Loyalty In Drycleaning, Laundry And Life

While looking ahead as this fresh New Year begins, I can’t help but feel nostalgic. A lot has happened to our industry in 2013 and not all of it was positive. A lot has happened in my personal life and not all of it is positive either, but on the whole, life is good both in and out of this great industry we make our living at. When I talk to colleagues and friends within our industry, a single word keeps popping up in my mind: loyalty. As business people with a dependency on our customer base, we also view the word with hope and admiration. As a young man entering into the Marine Corp in 1970, I was taught that loyalty was forever a code word for breathing. No one dared question the importance of loyalty. In fact, I cannot think of any trait of humans that I admire more than someone being loyal.

“I Would Rather Retire”
This mindset spills into our love of working for the other fella too. You know, it has been said that “we all serve somebody,” none of us are omnipotent in importance and none of us are irreplaceable. The graveyards are full of indispensible people. It seems as though when we run a business or maintain human relations, we are subject to the ever-important desire to know that loyalty is the guiding light. As an employee, I would wish my employer to be loyal to me and value my work ethics and the code I live by. If he or she should not see that value or acknowledge my well-earned loyalty, then I don’t wish to be working for them anymore. The same holds true of employers. Why on earth would we want anyone working for us that are anything less than totally loyal? God forbid I had a crew of 6 or 600 that did not feel loyal to me. I would quit the business. I would rather retire to the farm, put on a wooden beak and pick…with the chickens!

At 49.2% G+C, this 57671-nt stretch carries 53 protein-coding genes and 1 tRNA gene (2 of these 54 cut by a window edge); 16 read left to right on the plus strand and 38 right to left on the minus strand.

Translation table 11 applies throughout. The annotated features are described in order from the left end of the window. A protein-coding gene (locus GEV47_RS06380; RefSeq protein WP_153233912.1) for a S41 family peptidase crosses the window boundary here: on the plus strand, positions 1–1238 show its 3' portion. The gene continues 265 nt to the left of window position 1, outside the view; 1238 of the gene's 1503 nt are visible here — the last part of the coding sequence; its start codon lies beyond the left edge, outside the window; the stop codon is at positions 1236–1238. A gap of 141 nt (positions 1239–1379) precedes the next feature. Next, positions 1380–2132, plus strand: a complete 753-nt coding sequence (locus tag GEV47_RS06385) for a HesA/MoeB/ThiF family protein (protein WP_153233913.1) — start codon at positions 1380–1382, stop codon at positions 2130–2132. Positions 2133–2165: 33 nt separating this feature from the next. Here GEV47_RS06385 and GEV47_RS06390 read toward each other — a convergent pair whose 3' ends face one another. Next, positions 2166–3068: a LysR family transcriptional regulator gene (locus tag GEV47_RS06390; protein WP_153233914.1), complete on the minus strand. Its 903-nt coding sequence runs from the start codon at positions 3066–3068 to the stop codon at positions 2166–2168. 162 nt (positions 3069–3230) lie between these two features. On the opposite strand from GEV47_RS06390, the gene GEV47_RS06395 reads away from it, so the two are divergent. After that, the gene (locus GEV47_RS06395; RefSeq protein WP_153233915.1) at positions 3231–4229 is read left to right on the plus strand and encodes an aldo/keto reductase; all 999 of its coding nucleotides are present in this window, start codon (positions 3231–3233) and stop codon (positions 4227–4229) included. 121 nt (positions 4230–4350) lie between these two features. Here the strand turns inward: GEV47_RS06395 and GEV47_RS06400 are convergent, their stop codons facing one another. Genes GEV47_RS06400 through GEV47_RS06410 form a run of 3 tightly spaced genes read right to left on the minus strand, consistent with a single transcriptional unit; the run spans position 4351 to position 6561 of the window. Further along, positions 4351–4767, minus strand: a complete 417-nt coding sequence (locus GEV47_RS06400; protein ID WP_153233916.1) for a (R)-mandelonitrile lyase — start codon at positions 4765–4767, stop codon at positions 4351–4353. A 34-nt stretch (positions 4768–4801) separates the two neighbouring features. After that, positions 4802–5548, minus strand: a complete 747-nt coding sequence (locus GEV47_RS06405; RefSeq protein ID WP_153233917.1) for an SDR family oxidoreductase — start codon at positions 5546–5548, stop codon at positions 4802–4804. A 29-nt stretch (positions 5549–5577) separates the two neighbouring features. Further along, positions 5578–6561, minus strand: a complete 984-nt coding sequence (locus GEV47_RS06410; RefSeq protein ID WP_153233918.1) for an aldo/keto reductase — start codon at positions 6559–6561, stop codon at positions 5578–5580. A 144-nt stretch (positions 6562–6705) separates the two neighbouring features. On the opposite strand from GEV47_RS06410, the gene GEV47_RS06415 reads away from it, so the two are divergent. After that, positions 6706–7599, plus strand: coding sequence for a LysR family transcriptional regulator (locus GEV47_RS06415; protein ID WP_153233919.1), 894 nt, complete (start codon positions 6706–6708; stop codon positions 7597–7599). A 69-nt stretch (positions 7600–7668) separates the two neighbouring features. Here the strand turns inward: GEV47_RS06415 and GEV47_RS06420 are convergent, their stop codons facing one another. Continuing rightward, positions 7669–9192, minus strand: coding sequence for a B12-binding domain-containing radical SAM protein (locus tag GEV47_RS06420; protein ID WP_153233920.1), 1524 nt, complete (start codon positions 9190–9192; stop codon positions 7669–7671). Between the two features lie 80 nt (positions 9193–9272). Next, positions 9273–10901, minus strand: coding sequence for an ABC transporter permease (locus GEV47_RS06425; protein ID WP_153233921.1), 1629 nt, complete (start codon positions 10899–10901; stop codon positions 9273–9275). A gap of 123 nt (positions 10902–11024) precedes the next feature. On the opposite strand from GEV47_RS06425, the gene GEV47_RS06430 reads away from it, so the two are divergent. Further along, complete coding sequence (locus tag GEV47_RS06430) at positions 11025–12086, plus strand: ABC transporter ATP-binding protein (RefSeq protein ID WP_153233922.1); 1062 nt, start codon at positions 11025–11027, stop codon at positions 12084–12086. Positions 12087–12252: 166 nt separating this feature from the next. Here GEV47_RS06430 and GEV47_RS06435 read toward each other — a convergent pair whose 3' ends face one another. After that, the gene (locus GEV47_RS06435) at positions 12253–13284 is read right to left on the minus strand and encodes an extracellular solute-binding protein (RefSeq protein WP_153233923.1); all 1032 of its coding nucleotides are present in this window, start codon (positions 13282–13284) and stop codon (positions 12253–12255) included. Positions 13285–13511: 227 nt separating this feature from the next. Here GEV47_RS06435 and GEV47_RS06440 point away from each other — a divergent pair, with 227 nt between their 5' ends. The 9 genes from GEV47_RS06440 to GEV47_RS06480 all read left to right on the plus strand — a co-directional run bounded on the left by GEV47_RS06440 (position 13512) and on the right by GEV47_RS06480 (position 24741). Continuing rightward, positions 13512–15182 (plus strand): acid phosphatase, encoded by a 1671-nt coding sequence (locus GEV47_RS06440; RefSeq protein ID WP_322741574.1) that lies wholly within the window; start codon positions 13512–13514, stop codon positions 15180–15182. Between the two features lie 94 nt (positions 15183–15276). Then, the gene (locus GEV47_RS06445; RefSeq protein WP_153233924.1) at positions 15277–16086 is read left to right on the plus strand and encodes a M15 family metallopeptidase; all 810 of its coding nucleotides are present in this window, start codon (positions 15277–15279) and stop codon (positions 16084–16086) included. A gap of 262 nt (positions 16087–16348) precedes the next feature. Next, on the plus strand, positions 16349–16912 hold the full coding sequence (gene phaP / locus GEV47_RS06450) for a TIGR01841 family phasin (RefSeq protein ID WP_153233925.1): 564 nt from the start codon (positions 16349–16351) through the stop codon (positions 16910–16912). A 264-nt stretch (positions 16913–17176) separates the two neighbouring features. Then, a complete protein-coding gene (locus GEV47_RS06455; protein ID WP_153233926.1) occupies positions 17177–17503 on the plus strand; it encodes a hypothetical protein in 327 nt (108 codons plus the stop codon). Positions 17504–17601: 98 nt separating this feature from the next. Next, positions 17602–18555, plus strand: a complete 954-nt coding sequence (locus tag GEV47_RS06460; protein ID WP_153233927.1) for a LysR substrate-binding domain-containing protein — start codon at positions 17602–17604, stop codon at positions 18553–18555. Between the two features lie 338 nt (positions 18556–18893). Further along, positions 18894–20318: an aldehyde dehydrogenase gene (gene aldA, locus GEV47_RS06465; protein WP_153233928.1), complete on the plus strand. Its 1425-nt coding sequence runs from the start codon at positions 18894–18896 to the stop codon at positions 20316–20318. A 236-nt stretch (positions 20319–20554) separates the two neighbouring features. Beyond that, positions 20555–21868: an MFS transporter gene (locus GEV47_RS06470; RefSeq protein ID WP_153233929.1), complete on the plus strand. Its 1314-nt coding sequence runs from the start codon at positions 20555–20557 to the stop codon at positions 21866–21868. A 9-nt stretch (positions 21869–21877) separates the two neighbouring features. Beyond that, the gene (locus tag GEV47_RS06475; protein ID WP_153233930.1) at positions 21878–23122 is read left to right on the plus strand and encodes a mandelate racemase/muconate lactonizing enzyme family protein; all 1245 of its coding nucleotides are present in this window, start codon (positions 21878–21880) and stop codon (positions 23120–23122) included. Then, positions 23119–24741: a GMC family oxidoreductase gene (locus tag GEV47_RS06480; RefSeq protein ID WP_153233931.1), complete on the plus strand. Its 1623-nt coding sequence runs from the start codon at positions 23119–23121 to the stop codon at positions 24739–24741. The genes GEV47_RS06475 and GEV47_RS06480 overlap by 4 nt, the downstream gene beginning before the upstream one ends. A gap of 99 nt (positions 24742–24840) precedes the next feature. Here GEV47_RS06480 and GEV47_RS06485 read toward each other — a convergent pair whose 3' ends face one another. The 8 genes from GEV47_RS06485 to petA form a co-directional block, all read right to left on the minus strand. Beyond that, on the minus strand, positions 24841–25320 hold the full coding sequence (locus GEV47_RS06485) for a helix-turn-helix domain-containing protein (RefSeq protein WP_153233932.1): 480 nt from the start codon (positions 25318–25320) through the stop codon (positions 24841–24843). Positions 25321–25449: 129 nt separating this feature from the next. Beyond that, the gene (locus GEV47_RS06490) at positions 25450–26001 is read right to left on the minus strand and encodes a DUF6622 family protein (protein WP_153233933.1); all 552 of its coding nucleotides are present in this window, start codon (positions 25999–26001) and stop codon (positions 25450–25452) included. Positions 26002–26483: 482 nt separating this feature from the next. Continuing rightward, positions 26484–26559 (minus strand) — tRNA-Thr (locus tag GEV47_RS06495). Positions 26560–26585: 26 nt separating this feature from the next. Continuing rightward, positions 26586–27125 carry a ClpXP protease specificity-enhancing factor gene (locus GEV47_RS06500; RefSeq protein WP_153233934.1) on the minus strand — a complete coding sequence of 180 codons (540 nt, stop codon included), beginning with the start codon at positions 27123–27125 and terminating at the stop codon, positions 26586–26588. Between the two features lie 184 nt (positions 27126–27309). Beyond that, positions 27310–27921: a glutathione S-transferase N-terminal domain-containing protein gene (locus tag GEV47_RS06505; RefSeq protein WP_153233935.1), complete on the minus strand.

“Having A Code”
A “Code of drycleaning” always impressed me and I recollect IFI (now DLI) printing one years ago. Of course, they are only words that people may or may not live by, but at least it was a guide. Having a guide or code reminds me of the Roy Rogers/Gene Autry “code of the west”:
1. Live each day with courage
2. Take pride in your work
3. Always finish what you start
4. Do whatever has to be done
5. Be tough, be fair
6. When you make a promise, keep it.
7. Ride for the brand (honor the company you work for)
8. Talk less, listen more
9. Remember that some things aren’t for sale
10. Know where to draw the line

I see little difference in this code and one we should live by in business or industry. Honesty to one’s job and employer should guarantee loyalty and wanting to do the best job possible. If disagreement occurs, one simply moves on rather than drag the company name down with them. This is probably why little, if any, notice is ever given to an employee being fired. The collective damage that can occur is not worth keeping an employee around a few more weeks to slowly say goodbye. Once the code has been broken, no one wants to work in that place anymore and you can be sure there will be little love lost.